Monday, December 17, 2012

Making a Mountain...

Aristotle and Aquinas: The Vital Difference by Don DeMarco, Ph. D.

As far as I'm concerned, personalism is not a significant difference between the ethics of Aquinas and that of Aristotle. (We might even ask the question of whether contenmporary personalism is even important to the moral theology of Aquinas, or if we are just trading one word, e.g. human, for another, person.)

"The difference between the ethics of Aristotle and Aquinas has to do with how virtue comes about. It is reasonable to be virtuous. Surely “honesty is the best policy.” That is simply a reasonable statement that does not require love. And virtue, for Aristotle, lies between two extremes. Thus, the virtue of courage, for example, is the midpoint between the vices of timidity and foolishness. This is all very sensible, though something is missing.

Perhaps Aristotle overestimated our capacity to be reasonable and under-estimated the importance of love. Whereas Aristotle links virtue to reason, Aquinas links it more properly to love. Therefore, as the Angelic doctor states, “Love is the form of all virtues.” This means that every virtue derives its degree of virtuousness by its association with love."

The important difference is that Aristotle writes from a non-Christian perspective, one which is unaided by Divine Revelation. Aristotle does not talk about "love" but he does talk about friendship in all of its forms, as it exists between human beings. But not, friendship between man and God. Should we be surprised then that he has no understanding of the beatitude to which we are called, or the grace that is necessary? No account of the "supernatural organism" which is so central to the moral theology of Aquinas (and of good Christian moral theology in general)?

The differences in their ethics is not due to competing accounts of human nature (with respect to the material or formal causes) - but with respect to human nature as it relates to its Creator, God.
James Chastek, Rights and Justice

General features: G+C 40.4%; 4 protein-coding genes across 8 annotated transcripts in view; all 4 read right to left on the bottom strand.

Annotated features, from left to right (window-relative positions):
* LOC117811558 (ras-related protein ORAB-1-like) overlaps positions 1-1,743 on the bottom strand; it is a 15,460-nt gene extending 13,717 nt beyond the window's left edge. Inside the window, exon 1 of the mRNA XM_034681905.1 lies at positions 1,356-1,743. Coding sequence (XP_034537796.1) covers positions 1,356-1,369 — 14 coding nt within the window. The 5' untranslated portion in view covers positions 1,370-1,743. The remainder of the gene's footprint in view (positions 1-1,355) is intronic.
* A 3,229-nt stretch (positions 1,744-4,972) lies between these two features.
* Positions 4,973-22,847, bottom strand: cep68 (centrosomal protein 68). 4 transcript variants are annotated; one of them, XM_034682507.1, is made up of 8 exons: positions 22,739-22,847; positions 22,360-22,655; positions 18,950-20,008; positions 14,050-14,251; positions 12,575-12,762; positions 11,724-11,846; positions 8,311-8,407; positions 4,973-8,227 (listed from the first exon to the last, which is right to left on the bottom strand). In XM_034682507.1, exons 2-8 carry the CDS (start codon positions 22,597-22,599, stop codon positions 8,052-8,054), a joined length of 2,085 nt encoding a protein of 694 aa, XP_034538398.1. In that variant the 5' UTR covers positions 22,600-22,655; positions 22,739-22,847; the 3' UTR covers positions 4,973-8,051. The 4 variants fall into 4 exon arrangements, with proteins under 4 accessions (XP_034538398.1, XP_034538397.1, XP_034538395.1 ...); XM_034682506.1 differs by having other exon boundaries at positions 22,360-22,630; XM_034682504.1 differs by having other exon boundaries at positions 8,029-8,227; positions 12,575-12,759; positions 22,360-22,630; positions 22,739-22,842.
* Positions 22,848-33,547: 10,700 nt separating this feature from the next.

St. Thomas makes rights the object of justice, and they are recognizable as rights in our own sense (e.g. they are divided into natural and legal rights, and slaves as slaves do not have any). One important difference is that, by locating them in the context of justice, rights are properly had by others. It is certainly true that I have rights, but when I say this I am considering them so far as they can make someone else just. To consider rights as my own leaves them recognizable as rights, but it prescinds from the context that could make me a good, virtuous, happy person.

1. Ius (pl. iura) is the object of justice that is true; to translate it as right is potentially misleading since what is meant as ius by St. Thomas is not the same as what we mean by right in the sense of a moral faculty or freedom to do a certain action. It is proper to the Bill of Rights to list these moral faculties in order to safeguard them from being infringed by the Federal Government. The Bill of Rights sets to make explicit the limits to the authority of the Federal Government. [subjective active rights]

2. The other subjective "right," a title or claim to something, may be bound up with St. Thomas's notion of ius. Ius, as explained by St. Thomas, is proper to ethics is moral theology - determining what is owed to another, what must be done/rendered to another (an action, first of all) by a moral agent. Determining what is owed to me is proper to a judge or someone else mediating a dispute, though it is not without the flip side - if I have a legitimate claim to something, then it must be given to me. [subjective passive rights]